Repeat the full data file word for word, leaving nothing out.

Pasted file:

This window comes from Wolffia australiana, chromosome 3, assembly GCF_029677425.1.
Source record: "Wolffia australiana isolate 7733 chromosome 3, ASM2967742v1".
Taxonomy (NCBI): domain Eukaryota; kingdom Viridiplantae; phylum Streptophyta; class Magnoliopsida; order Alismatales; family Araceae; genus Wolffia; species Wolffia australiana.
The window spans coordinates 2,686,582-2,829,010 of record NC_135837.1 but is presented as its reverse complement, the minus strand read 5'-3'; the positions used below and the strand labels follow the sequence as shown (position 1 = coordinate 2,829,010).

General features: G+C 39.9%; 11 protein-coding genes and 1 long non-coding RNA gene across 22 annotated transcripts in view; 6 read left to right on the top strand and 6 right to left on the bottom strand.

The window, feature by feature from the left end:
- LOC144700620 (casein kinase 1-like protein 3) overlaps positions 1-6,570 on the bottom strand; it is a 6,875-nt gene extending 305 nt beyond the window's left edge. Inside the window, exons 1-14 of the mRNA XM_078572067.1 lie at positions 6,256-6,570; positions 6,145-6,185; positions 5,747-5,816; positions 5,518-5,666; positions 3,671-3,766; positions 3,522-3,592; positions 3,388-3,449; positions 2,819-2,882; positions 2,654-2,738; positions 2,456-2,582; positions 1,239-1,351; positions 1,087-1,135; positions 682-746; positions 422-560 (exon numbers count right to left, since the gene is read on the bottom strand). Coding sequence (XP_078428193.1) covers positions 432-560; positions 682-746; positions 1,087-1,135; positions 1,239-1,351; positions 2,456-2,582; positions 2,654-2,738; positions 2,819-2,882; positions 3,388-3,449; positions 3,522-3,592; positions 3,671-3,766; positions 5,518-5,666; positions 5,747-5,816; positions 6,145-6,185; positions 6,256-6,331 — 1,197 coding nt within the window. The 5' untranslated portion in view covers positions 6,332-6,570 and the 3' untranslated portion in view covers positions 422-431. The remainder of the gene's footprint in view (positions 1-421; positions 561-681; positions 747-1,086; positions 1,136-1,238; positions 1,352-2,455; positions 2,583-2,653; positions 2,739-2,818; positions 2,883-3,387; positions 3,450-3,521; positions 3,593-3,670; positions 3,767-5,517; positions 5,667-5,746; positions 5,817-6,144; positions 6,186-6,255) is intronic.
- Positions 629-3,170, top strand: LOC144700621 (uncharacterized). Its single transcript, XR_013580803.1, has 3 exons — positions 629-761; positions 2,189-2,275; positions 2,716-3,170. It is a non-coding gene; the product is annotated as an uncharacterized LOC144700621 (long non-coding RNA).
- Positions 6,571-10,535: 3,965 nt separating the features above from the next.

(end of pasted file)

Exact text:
This window comes from Wolffia australiana, chromosome 3, assembly GCF_029677425.1.
Source record: "Wolffia australiana isolate 7733 chromosome 3, ASM2967742v1".
Taxonomy (NCBI): domain Eukaryota; kingdom Viridiplantae; phylum Streptophyta; class Magnoliopsida; order Alismatales; family Araceae; genus Wolffia; species Wolffia australiana.
The window spans coordinates 2,686,582-2,829,010 of record NC_135837.1 but is presented as its reverse complement, the minus strand read 5'-3'; the positions used below and the strand labels follow the sequence as shown (position 1 = coordinate 2,829,010).

General features: G+C 39.9%; 11 protein-coding genes and 1 long non-coding RNA gene across 22 annotated transcripts in view; 6 read left to right on the top strand and 6 right to left on the bottom strand.

The window, feature by feature from the left end:
- LOC144700620 (casein kinase 1-like protein 3) overlaps positions 1-6,570 on the bottom strand; it is a 6,875-nt gene extending 305 nt beyond the window's left edge. Inside the window, exons 1-14 of the mRNA XM_078572067.1 lie at positions 6,256-6,570; positions 6,145-6,185; positions 5,747-5,816; positions 5,518-5,666; positions 3,671-3,766; positions 3,522-3,592; positions 3,388-3,449; positions 2,819-2,882; positions 2,654-2,738; positions 2,456-2,582; positions 1,239-1,351; positions 1,087-1,135; positions 682-746; positions 422-560 (exon numbers count right to left, since the gene is read on the bottom strand). Coding sequence (XP_078428193.1) covers positions 432-560; positions 682-746; positions 1,087-1,135; positions 1,239-1,351; positions 2,456-2,582; positions 2,654-2,738; positions 2,819-2,882; positions 3,388-3,449; positions 3,522-3,592; positions 3,671-3,766; positions 5,518-5,666; positions 5,747-5,816; positions 6,145-6,185; positions 6,256-6,331 — 1,197 coding nt within the window. The 5' untranslated portion in view covers positions 6,332-6,570 and the 3' untranslated portion in view covers positions 422-431. The remainder of the gene's footprint in view (positions 1-421; positions 561-681; positions 747-1,086; positions 1,136-1,238; positions 1,352-2,455; positions 2,583-2,653; positions 2,739-2,818; positions 2,883-3,387; positions 3,450-3,521; positions 3,593-3,670; positions 3,767-5,517; positions 5,667-5,746; positions 5,817-6,144; positions 6,186-6,255) is intronic.
- Positions 629-3,170, top strand: LOC144700621 (uncharacterized). Its single transcript, XR_013580803.1, has 3 exons — positions 629-761; positions 2,189-2,275; positions 2,716-3,170. It is a non-coding gene; the product is annotated as an uncharacterized LOC144700621 (long non-coding RNA).
- Positions 6,571-10,535: 3,965 nt separating the features above from the next.